A Problem Shared: How to Stop the UK’s Rising Cyber Fraud Levels
Posted June 2, 2015
Identity fraud in the UK rose by 5% from 2013 to 2014 and was once again dominated by online criminals, according to the latest stats from non-profit fraud prevention service Cifas. While far from comprehensive, the Fraudscape report is yet another important indicator of the continuing agility, ingenuity and persistence of cyber scammers.
We believe, like Cifas, that the best way of tackling such a foe is by sharing key intelligence and information across sectors, to make sure there’s nowhere for the bad guys to hide.
Up and at ‘em
The inescapable conclusion from this report is that ID fraud is on the up. It occupies the largest chunk of any type of fraud (41%), with nearly 114,000 cases reported last year. And in the first quarter of 2015, the rise was even greater when compared to the same period in 2014 – with the number of recorded victims up 31% to 32,058 cases. Online accounted for more than 80% as cyber scammers continued to hide under the cloak of anonymity provided by the internet.
But if you think that’s bad, it’s not the whole story. The truth is that, although Cifas provides a valuable service, its insight is limited. Its stats are drawn from just 245 members of the body in the UK who have spotted and reported an incident. By contrast, the ThreatMetrix Cybercrime Report: Q1 2015 included all the fraud incidents that our ThreatMetrix® Global Trust Intelligence Network blocked. That fraud engine analysed over six billion transactions over the past two quarters related across nearly 4,000 customers.
As a result, we identified more than 11.4 million fraud incidents in November and December last year.
But Cifas does make a good point of noting the ongoing evolution of identity fraud, claiming that “enhanced security procedures” had managed to cause a 38% reduction in what it calls “facility takeover fraud” from 2013 to 2014. By contrast, account creation fraud is increasingly popular. Cifas claimed 41% of identity theft cases in 2014 were related to cyber criminals creating new credit card accounts, and 27% was linked to them doing the same with new bank accounts.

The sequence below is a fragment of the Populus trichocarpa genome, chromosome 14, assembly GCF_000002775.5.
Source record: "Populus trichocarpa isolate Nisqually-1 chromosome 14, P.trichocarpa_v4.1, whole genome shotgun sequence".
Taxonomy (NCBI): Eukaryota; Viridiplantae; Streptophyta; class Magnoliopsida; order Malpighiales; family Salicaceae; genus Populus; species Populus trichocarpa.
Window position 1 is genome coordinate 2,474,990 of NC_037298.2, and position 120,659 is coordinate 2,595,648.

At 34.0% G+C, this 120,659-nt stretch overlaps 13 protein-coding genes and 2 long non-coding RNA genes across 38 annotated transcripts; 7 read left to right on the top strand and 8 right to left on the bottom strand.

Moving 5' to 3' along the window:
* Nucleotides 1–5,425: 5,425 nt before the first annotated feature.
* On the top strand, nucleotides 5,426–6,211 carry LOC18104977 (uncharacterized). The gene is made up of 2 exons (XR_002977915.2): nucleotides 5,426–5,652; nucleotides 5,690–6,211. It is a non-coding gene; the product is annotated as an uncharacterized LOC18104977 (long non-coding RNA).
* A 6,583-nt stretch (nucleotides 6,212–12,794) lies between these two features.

This chimes somewhat with our Q1 report. Account takeover fraud is still popular among cyber scammers, especially in industries like media, where we found 6.2% of log-ins were high risk. However, account creation fraud is certainly the most popular across all industries. Some 4% of account creation transactions we monitored were flagged as “high risk” – more than that for payments and log-ins.
Share and share alike
Account creation fraud is popular because in many situations it’s a more effective and lucrative way for the scammers to make money. To help them in this endeavour they’re increasingly turning to sophisticated crimeware to hide their true identity. Readily available on underground forums, this has democratised the means to launch convincing fraud campaigns, using VPNs and proxy servers as effective cloaking tools. Also available on the darknet is personally identifiable information – everything a fraudster could need to impersonate you online when setting up a new account.
So what can organisations do to fight back? Getting more comfortable with information sharing would be a good start.
As Cifas notes, 63% of the fraud it detected last year was done so by matching data across sectors. This is one of the main principles that under pins our ThreatMetrix Global Trust Intelligence Network. It’s not just the anti-fraud algorithms which make it so accurate – combining anonymised device, behavioural and identity metrics to work out whether a transaction is legitimate or not. It’s the sheer weight of numbers on our side – 4,000 customers and one billion monthly transactions – which help us pick out patterns across industries and regions.
The result is friction-free fraud prevention that has already reduced fraud in customer organisations by up to 90%.